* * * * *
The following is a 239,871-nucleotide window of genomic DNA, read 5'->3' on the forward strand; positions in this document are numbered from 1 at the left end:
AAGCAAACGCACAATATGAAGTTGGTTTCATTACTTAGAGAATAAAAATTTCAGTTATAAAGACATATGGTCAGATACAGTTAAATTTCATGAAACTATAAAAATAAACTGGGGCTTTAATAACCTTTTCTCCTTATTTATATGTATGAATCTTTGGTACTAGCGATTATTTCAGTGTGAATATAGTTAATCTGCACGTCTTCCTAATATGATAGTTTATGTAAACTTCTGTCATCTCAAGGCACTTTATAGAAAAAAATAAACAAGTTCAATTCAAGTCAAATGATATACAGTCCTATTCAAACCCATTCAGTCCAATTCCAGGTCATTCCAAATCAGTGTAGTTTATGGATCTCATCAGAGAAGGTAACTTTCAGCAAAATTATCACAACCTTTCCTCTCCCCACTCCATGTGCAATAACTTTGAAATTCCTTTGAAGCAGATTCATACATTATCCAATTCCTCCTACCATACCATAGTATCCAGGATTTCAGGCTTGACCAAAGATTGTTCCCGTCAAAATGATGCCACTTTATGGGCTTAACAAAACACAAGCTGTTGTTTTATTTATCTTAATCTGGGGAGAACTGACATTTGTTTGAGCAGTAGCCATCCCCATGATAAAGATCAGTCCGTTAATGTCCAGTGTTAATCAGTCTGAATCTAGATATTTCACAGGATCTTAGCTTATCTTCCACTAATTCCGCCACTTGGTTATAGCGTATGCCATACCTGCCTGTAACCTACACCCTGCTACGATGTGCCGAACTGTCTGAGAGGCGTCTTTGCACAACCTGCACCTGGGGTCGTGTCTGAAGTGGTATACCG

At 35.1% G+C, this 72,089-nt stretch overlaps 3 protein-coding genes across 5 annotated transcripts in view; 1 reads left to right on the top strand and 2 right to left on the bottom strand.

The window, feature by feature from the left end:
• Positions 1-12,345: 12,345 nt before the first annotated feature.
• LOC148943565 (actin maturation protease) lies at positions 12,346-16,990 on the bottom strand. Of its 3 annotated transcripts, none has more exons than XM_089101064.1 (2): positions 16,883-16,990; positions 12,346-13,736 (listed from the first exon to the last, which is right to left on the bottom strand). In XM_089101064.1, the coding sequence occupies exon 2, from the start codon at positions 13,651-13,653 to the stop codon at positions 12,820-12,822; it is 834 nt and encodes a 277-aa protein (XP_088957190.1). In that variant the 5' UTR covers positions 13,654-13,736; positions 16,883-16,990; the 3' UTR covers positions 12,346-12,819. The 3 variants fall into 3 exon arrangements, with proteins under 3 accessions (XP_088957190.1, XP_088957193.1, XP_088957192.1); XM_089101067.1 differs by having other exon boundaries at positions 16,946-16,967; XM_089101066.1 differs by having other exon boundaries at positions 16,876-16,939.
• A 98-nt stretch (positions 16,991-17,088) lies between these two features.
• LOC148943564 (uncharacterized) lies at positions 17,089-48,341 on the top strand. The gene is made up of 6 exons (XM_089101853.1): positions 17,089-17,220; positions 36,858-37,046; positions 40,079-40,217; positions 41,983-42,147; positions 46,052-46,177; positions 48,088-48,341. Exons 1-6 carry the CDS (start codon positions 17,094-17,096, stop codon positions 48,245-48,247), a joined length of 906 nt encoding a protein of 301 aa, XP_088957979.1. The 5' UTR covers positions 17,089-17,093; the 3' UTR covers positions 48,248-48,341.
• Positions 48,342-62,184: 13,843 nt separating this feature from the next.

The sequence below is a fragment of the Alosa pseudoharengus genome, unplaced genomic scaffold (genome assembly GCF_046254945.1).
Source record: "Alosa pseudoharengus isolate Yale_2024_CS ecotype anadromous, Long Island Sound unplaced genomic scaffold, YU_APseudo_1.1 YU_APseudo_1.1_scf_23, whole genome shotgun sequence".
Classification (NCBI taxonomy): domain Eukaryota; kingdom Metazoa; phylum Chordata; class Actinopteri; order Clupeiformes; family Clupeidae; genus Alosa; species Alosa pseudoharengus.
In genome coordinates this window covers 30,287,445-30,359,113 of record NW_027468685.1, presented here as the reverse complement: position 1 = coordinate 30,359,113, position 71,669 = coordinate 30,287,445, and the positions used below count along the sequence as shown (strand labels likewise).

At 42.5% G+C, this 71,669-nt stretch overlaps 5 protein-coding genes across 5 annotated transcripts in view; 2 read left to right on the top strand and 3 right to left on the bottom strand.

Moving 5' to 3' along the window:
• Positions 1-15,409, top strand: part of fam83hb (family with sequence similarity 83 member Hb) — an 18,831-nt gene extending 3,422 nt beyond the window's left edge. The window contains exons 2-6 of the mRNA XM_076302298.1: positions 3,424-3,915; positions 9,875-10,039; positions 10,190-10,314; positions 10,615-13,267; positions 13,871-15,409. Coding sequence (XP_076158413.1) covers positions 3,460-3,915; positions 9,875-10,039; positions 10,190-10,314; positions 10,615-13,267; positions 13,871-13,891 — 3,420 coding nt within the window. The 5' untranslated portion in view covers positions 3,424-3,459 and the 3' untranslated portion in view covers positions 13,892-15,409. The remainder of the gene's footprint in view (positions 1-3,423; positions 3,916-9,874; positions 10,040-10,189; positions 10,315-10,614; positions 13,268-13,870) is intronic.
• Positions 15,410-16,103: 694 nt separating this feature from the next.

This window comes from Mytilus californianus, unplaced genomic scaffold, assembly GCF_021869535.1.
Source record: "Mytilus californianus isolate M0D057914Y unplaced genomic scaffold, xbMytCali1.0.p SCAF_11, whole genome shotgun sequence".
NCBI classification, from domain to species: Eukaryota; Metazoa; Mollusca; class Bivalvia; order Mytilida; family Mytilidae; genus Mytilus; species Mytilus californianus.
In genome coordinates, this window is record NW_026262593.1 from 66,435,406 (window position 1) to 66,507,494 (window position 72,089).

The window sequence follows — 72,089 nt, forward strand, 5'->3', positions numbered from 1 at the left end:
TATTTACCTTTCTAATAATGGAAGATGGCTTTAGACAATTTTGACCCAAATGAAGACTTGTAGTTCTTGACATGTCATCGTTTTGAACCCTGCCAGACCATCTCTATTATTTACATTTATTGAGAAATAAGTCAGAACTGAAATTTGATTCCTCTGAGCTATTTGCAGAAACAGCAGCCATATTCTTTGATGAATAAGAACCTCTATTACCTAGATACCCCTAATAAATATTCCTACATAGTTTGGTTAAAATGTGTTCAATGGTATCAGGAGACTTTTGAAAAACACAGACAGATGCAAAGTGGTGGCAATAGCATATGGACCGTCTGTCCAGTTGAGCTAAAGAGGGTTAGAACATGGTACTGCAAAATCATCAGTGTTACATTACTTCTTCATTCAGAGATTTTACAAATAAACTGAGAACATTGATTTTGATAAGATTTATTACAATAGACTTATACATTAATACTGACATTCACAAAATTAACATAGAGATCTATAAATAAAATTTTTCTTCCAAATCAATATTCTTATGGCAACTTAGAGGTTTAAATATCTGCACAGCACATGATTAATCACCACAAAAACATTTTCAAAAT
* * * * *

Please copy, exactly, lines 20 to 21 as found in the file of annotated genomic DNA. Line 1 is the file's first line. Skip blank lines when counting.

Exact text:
NCBI classification, from domain to species: Eukaryota; Metazoa; Mollusca; class Bivalvia; order Mytilida; family Mytilidae; genus Mytilus; species Mytilus californianus.
In genome coordinates, this window is record NW_026262593.1 from 66,435,406 (window position 1) to 66,507,494 (window position 72,089).